In OHR’s spring Issue, sociologist Jakub Mlynář uses conversation analysis to explore the nature of oral history, investigating how all participants—interviewers, interviewees, and later listeners and others users—make sense of the interview with cues such as temporal markers and existing knowledge. His article, “How is Oral History Possible? On Linguistically Universal and Topically Specific Knowledge,” draws on his analysis of a set of interviews with Holocaust survivors remembering and commemorating this historic event. At OHR, we love when our multi-disciplinary authors introduce us to new ways of approaching oral history.
Why is the study of language a useful approach to help inform oral history theory, method, and interpretation?
My background is in sociology and not in linguistics and my answer is certainly influenced by this disciplinary orientation. Language is interesting for me primarily as people’s resource for accomplishing social life and its miscellaneous scenes and situations. As Harvey Sacks observed: “It was not from any large interest in language or from some theoretical formulation of what should be studied that I started with tape-recorded conversations, but simply because I could get my hands on it and I could study it again and again, and also, consequentially, because others could look at what I had studied and make of it what they could, if, for example, they wanted to be able to disagree with me.” Sacks founded the method, conversation analysis, which looks at the detailed organization of the ways talk features in interaction, and his groundbreaking work from the 1960s and 1970s (he died in 1975) is extremely inspiring to me and thousands of other researchers worldwide. Yet only a handful of works on oral history have drawn on this approach.
An oral history interview is indeed a conversation within a specific social setting with its local organization, relevancies, rules, and norms. As I explain in my article, by attending to the interactional details of oral history interviews, we can learn more about “the past” as a shared object that can be talked about, contested, commemorated, and accounted for. We can also learn more about what constitutes the tacit knowledge in oral history interviewing, which is the background for both the “production” (i.e., methodology) and “recognition” (i.e., interpretation) of oral history. The sociologist Harold Garfinkel pointed out that the production and recognition of social activities—such as asking a question, remembering, telling a story—rest on the same sets of practices. We use the same culturally shared resources to produce features of social life that we in turn use to recognize them as meaningful. I can see that someone else is telling a story because I am capable of storytelling; I can see that someone is asking a question because I can myself ask a question competently. In this sense, the theory of oral history, its methodology, and its interpretation are crucially intertwined, with serious attention devoted to the organization of talk and social conduct. Using conversation analysis can lead to a better understanding of oral history as a social praxis.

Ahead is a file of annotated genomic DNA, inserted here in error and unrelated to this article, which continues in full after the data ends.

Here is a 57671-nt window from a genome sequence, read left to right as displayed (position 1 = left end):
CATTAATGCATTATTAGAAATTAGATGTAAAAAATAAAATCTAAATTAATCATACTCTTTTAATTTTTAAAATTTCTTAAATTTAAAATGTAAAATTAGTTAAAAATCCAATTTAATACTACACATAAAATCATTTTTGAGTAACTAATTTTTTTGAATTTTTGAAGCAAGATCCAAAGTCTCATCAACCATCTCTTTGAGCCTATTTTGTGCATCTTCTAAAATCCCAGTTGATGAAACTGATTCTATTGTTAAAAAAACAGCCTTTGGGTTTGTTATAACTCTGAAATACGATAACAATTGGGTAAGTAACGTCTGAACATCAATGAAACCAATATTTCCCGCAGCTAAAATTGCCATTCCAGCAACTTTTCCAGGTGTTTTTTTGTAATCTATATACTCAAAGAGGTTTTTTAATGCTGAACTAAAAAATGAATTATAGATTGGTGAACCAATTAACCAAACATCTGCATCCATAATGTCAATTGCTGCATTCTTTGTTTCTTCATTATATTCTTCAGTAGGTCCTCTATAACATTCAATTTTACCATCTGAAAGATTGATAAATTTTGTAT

Tell us about the interviews you work with in your study.
I selected the interviews from the USC Shoah Foundation’s Visual History Archive, which contains more than 50,000 videotaped interviews with Holocaust survivors and witnesses. I used this resource for two main reasons. First, as one of the largest digital oral history archives, it deals with a topic of extreme moral significance, and the topic of commemoration and remembrance is highly important in this context—for the narrators, interviewers, but also the general public as a “moral universal” (to use Jeffrey Alexander’s phrase). My second motivation was more practical. Since 2010, I have been working as a coordinator at the Malach Center for Visual History at the Charles University (Prague, Czechia), an access point to the Visual History Archive and other databases related to genocides and violent traumatic past. I knew the collection and many individual interviews rather well, and I could conveniently access the interviews in Czech and Slovak languages, taking into account my linguistic capabilities.
Your article describes linguistically universal and topically specific knowledge. Tell us what these two terms mean and how you used them in your analysis.
While introducing the archives to interested researchers, students, teachers, journalists, and other audiences at the Malach Center for Visual History, I have started thinking in very practical terms about the various motivations, needs, and interpretive frameworks that are distinct and common among these users. While working with the interviews, I have also noticed that narrators and interviewers work together in the course of an interview to produce, among other things, what I call “commemorative sections”: segments of interviews that have remembrance or commemoration of the past events as their topics. In the article, I set out to analyze such segments, and I try to specify what makes them intelligible to audiences such as the users who arrive at the Malach Center to listen to interviews.